You wake up, yawn and stretch, then head for the bathroom and kitchen.
You flip on the computer and sit down to catch up on the latest. You click on an interesting article to read.
Let me describe what you're seeing on the monitor:
— The page has a beautiful banner across the top and possibly a 'footer' across the bottom.
— The main area is laid out in two or three neat columns, or possibly one wide page with a sidebar.
— There's a large picture at the top of the article and some smaller pics word-wrapped within the text.
— Highlighted words link to a related article.
— If you wish, there's a button in the sidebar that will play some mellow background music while you're reading. Below the button is a small slideshow of thumbnail pics. If you click on the appropriate thumbnail as it displays, it takes you to the article. Below that is some annoying GIF animation which, thankfully, stopped playing after the 10th cycle, and below that are some links to related articles.
— At the end of the text is a video to watch.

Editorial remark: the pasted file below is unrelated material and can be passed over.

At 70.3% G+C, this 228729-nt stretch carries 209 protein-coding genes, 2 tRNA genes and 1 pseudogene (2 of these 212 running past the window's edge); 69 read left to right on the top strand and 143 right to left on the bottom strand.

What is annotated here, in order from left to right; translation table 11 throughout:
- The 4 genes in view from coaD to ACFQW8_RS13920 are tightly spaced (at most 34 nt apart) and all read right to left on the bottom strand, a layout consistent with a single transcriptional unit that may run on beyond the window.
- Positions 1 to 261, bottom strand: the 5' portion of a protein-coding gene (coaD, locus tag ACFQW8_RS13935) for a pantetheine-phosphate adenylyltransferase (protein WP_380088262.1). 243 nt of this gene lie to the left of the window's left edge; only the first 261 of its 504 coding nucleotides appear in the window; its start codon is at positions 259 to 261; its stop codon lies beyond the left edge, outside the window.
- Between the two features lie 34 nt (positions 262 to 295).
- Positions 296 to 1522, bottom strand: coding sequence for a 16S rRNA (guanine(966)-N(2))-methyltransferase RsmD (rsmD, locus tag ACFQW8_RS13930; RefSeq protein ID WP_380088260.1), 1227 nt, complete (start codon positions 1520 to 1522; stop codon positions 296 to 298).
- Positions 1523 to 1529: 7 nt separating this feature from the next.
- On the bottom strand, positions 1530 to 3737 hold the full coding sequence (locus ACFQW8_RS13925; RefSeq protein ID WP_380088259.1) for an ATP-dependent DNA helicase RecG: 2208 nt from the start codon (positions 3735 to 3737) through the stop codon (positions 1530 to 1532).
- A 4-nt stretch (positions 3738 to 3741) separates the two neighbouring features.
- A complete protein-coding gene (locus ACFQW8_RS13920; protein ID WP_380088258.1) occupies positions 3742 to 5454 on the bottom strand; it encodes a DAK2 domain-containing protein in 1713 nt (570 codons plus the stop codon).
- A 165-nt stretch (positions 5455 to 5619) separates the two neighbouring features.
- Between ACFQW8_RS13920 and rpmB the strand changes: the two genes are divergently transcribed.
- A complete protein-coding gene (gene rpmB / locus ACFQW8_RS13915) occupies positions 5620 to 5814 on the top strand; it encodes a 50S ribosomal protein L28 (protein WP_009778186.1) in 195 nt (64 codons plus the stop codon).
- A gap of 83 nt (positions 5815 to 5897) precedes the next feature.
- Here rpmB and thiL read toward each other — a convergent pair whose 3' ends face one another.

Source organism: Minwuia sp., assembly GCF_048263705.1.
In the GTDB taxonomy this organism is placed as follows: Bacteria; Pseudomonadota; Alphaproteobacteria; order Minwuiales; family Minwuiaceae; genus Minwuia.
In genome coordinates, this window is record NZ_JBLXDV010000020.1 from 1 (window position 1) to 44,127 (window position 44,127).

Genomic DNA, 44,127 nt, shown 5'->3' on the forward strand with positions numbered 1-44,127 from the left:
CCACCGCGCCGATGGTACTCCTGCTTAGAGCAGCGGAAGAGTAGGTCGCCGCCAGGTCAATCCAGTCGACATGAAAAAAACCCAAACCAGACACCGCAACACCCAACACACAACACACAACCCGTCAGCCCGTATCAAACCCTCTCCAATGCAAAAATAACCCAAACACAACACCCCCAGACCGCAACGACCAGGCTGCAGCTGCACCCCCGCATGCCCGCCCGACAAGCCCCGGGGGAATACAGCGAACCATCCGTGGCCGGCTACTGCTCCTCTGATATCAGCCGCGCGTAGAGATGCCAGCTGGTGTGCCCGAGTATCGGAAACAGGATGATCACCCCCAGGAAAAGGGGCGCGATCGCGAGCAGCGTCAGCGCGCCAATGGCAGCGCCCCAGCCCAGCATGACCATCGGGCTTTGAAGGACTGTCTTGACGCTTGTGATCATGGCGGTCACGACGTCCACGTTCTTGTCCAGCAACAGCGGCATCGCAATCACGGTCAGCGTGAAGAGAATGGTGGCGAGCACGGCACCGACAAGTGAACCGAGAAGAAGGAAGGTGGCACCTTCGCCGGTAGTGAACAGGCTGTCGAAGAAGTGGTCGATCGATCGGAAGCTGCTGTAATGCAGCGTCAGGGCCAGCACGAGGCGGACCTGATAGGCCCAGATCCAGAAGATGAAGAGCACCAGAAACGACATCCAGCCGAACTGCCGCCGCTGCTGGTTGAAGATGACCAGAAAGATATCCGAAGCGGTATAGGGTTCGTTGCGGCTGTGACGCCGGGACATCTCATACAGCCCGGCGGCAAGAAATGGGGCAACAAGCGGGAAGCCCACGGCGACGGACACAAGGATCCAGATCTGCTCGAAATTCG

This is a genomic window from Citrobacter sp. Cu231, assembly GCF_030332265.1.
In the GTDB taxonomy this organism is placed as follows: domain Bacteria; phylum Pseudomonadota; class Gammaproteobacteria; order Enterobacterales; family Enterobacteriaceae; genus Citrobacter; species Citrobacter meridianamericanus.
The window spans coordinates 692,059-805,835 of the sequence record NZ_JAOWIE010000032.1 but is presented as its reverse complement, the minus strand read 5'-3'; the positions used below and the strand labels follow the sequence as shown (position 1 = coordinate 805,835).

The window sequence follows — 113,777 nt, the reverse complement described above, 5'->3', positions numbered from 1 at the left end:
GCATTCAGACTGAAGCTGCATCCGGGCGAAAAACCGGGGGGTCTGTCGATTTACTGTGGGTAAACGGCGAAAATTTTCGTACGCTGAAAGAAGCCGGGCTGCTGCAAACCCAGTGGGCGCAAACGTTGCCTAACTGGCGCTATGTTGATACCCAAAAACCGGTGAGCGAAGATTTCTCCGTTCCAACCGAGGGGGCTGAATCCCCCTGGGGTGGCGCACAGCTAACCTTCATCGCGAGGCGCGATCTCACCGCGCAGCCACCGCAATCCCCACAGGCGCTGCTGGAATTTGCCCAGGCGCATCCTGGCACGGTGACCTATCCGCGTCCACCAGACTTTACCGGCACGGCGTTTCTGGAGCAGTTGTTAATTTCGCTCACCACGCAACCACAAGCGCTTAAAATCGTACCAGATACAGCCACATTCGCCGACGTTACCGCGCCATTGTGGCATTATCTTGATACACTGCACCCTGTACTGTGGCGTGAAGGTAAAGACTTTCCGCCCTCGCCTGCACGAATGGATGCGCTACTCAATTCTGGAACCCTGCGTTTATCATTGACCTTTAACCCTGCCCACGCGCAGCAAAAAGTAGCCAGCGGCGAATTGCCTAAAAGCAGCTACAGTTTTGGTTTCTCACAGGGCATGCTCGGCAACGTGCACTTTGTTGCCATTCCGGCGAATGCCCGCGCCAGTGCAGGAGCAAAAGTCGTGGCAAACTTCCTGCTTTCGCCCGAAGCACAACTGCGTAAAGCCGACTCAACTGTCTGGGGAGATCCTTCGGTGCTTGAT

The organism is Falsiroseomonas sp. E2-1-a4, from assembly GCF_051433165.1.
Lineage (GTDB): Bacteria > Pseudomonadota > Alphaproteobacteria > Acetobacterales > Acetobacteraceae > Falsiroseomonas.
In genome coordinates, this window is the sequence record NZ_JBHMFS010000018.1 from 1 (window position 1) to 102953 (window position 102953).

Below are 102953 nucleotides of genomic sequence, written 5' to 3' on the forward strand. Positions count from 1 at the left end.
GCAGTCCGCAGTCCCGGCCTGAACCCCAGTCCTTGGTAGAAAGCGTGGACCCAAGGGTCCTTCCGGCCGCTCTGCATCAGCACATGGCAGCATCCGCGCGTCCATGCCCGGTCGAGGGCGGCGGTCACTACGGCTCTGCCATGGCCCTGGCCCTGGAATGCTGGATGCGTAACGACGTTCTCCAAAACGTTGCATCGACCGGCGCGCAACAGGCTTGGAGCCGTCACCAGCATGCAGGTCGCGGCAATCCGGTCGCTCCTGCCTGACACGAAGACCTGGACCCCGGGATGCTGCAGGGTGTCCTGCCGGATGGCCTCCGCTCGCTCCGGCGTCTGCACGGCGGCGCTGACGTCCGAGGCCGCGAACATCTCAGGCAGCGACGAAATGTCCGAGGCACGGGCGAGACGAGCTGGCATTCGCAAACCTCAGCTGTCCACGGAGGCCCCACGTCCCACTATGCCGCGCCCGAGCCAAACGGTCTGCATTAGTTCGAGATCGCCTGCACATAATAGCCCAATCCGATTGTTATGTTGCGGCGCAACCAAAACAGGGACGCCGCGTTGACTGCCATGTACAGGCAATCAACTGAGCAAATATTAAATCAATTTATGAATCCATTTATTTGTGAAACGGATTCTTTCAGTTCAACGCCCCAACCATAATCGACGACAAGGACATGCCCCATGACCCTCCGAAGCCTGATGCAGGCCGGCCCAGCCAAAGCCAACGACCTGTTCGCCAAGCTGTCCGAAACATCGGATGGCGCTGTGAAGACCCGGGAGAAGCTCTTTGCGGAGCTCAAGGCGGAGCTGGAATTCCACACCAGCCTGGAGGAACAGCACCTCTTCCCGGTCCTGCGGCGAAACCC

What year is it?
The year is 1989, four years before the first browser hit the scene, and you're looking at the AmigaVision program on your Commodore Amiga 500 computer.
You downloaded the latest AmigaVision file from your favorite BBS overnight, just now loaded it into the program, and it looks like it's chock full of interesting articles, pics and vids.
And everything's just a click away using these magical new things called 'hyperlinks'. Click on a word or pic and off you go to another article, a picture gallery, or more videos. It was amazing, to say the least. No other home computer could do anything even close to it.
How many CPUs did it have? Four. See that area in the casing in front of the keyboard? That's the tower.
Four years later, when modern browsers arrived, the Web code was redesigned and it became what you see today, with banners and sidebars and pictures and videos and all the rest. We heard that Timothy Berners-Lee, the main guy doing the reprogramming, was a big fan of the Amiga computer.
We could see why.